Erica quadrisulcata has bright golden-orange, curved, tubular flowers in showy heads at the tips of branches in mid-summer— a lovely fynbos shrub for a sunny rockery.
Erica quadrisulcata is an upright to sprawling shrub, 300–500 mm tall. It has large, showy, tubular orange-yellow flowers in terminal umbels in mid-summer (December–February). The flowers are 20–35 mm long, orange above and yellow below, curved, flared at the mouth, with four grooves at the base of the corolla tube. The anthers are included, meaning they do not protrude from the mouth of the corolla tube, and can be seen at the mouth. When in flower they are very eye-catching, but in the wild they are known to have seasons where few flowers are produced.
Erica quadrisulcata could be confused with Erica nevillei, the red rock-heath, but they can be distinguished from each other by the flower colour : E. quadrisulcata being orange and E. nevillei red. Furthermore, the anthers of E. quadrisulcata are included while in E. nevillei they protrude, and the flowers of E. nevillei are not produced in umbels but arranged spike-like.
Rare and endemic to the Cape Peninsula, Erica quadrisulcata occurs in a single population spread over an area of 12 sq. km. The population is stable and is protected, as it falls within the Table Mountain National Park.
Distribution and habitat
Erica quadrisulcata grows on rocky or sandy slopes and in rock crevices on the summits of the mountains southwest of Simonstown on the Cape Peninsula, including Swartkop and Klaasjaagersberg.
Derivation of name and historical aspects
The genus Erica gets its name from ereiko, to break, either because of the ability of the plant to break up bladder stones or more probably because the stems are brittle and break easily. This species is named for the four grooves at the base of the corolla, quadrisulcatus meaning with four grooves, from the Latin quadratus (squared, or in fours) and sulcatus (furrowed, from sulco to plough).
Erica quadrisulcata is most likely pollinated by sunbirds. In freshly opened flowers, the anthers are joined to form a ring around the stigma. This is broken by the bird's beak as it probes inside for the nectar at the base of the corolla tube. As the anthers separate, they dust pollen onto the beak of the bird, which transfers it to the next flower it visits. In a visited flower, the anthers are untidily scattered about the mouth of the tube.
Its rocky habitat probably offers it some protection from fires.
Uses and cultural aspects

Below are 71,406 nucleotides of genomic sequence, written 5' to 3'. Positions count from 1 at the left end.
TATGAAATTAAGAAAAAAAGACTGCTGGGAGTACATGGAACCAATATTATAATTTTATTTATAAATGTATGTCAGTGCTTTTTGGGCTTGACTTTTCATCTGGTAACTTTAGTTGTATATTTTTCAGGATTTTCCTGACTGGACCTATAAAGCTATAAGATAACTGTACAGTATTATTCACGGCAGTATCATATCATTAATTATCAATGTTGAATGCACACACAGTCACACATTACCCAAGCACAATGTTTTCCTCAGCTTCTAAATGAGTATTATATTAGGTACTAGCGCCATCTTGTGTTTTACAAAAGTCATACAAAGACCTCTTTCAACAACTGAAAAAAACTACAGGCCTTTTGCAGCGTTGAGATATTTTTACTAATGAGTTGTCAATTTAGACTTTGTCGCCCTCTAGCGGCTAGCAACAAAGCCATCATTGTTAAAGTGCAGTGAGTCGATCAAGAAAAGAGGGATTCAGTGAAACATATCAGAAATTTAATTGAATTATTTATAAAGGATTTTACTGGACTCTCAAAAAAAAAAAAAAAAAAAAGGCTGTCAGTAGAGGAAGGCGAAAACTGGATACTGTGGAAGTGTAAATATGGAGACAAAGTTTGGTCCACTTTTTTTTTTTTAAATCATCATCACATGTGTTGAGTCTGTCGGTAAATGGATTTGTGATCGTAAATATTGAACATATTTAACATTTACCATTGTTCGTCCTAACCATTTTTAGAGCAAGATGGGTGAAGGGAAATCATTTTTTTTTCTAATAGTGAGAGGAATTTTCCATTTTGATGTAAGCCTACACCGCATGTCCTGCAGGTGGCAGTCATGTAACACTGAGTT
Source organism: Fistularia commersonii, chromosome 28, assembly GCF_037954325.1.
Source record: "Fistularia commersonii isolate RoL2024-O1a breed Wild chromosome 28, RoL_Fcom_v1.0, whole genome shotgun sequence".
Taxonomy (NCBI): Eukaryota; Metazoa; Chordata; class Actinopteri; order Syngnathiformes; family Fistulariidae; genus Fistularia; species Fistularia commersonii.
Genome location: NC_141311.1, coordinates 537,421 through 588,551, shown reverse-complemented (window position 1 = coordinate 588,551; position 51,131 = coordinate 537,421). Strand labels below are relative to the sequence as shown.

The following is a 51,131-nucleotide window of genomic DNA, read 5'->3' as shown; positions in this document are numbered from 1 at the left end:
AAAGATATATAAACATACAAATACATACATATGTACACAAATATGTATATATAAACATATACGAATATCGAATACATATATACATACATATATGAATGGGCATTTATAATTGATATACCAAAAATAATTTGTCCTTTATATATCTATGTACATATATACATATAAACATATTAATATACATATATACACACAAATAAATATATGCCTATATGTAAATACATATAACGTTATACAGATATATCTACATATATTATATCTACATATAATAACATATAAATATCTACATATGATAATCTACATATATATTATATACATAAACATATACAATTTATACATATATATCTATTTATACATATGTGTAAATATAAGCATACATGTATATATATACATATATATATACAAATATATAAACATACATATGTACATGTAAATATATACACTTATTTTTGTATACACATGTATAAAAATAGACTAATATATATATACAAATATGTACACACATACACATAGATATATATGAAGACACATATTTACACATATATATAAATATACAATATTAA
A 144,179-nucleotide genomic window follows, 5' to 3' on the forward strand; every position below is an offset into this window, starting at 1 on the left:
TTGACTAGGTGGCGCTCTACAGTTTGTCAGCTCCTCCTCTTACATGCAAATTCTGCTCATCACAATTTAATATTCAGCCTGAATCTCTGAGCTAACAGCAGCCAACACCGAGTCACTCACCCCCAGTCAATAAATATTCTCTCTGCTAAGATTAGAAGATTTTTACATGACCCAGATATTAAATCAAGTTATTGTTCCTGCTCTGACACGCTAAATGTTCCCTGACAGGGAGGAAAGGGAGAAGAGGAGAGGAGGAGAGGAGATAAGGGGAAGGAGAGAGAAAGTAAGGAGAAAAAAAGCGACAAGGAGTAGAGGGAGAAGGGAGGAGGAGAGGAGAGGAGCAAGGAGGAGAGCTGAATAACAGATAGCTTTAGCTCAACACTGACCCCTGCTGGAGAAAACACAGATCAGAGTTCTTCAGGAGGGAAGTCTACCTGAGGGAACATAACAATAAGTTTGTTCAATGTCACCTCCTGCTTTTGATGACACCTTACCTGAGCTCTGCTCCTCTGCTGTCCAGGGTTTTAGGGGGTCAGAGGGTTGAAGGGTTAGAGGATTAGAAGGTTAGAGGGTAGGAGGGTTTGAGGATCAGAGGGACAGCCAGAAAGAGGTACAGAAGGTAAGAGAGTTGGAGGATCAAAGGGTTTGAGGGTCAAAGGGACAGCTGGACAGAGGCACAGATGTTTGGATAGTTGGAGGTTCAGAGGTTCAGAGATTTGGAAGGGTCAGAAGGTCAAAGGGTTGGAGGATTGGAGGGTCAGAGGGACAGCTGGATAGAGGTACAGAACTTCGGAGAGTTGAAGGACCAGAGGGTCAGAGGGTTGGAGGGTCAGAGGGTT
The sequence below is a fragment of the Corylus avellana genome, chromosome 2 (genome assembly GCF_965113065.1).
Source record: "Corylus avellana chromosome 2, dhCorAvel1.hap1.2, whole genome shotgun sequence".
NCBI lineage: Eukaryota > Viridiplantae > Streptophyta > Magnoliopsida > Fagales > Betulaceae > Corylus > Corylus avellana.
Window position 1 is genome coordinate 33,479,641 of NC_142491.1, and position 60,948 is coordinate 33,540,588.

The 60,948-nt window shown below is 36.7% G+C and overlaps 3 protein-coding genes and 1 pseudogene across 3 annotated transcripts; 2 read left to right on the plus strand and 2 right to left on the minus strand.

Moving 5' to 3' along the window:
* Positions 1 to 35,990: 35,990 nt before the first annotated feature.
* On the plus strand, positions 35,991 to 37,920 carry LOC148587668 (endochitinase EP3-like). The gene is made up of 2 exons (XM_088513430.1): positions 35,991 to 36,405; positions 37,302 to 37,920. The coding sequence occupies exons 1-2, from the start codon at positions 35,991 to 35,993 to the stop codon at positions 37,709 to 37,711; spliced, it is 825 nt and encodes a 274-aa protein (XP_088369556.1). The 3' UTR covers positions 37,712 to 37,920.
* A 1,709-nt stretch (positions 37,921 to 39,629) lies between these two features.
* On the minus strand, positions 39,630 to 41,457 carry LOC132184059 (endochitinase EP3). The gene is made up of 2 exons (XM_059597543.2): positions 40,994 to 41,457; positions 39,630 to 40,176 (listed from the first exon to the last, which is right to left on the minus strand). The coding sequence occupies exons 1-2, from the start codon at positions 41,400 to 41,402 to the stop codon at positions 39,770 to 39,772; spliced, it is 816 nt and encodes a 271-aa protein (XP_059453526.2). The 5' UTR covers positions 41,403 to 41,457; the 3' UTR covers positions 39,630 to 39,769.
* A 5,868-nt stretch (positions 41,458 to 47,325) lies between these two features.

Erica quadrisulcata is not used in traditional medicine, nor is it a candidate for the cutflower trade, but it shows promise as a garden ornamental, well suited to fynbos gardens and rockeries and is also suitable for pot cultivation.
Growing Erica quadrisulcata
Erica quadrisulcata needs a sunny position, in well-drained (sandy), acidic (pH 5–6.5) soil and is also suitable for containers. Mulch with well-rotted compost and keep root disturbance to a minimum. Grow it in the fynbos garden, Mediterranean garden, and in rockeries, retaining walls and on sandy slopes. It should cope well with windy coastal conditions.
Propagate by seeds or cuttings. Sow in late summer to autumn (March–May). Use a well-drained, acidic soil medium. Treat with Instant Smoke Plus Seed Primer to improve germination. The seeds are fine and need only a light covering. Water with a fine rose to avoid displacing the seeds. Germination takes 1–2 months. Transplant the seedlings when they are about 10 mm high and grow on in light shade until they are established.
Take semi-hardwood heel cuttings in late summer to autumn or spring. Treat with rooting hormone and place in well-drained, well-aerated rooting medium in mist unit with bottom heat of ± 24 o C. Pot the rooted cuttings in a well-drained, acidic soil medium and harden off in light shade for a month or two
References and further reading
- Goldblatt, P. & Manning, J. 2000. Cape Plants, A Conspectus of the Cape Flora of South Africa . National Botanical Institute, Pretoria & Missouri Botanical Garden Press, Missouri.
- Oliver, I. & Oliver, T. 2000. Field Guide to the Ericas of the Cape Peninsula . National Botanical Institute, Cape Town.
- Schumann, D., Kirsten, G. & Oliver, E.G.H. 1992. Ericas of South Africa . Fernwood Press, Cape Town.
- Turner, R.C. 2007. Erica quadrisulcata L.Bolus. National Assessment: Red List of South African Plants version 2013.1. Accessed on 2020/01/02
Kirstenbosch National Botanical Garden